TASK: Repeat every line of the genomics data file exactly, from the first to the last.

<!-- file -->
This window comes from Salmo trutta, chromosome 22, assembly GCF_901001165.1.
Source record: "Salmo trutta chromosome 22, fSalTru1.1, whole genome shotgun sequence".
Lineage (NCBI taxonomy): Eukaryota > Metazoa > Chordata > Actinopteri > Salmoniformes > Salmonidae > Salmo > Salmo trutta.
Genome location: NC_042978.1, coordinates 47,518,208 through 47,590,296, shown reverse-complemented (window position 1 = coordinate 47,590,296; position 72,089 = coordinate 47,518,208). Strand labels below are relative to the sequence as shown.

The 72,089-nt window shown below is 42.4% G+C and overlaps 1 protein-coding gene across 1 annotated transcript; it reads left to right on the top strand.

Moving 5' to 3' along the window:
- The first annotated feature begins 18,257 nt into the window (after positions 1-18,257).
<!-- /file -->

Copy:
This window comes from Salmo trutta, chromosome 22, assembly GCF_901001165.1.
Source record: "Salmo trutta chromosome 22, fSalTru1.1, whole genome shotgun sequence".
Lineage (NCBI taxonomy): Eukaryota > Metazoa > Chordata > Actinopteri > Salmoniformes > Salmonidae > Salmo > Salmo trutta.
Genome location: NC_042978.1, coordinates 47,518,208 through 47,590,296, shown reverse-complemented (window position 1 = coordinate 47,590,296; position 72,089 = coordinate 47,518,208). Strand labels below are relative to the sequence as shown.

The 72,089-nt window shown below is 42.4% G+C and overlaps 1 protein-coding gene across 1 annotated transcript; it reads left to right on the top strand.

Moving 5' to 3' along the window:
- The first annotated feature begins 18,257 nt into the window (after positions 1-18,257).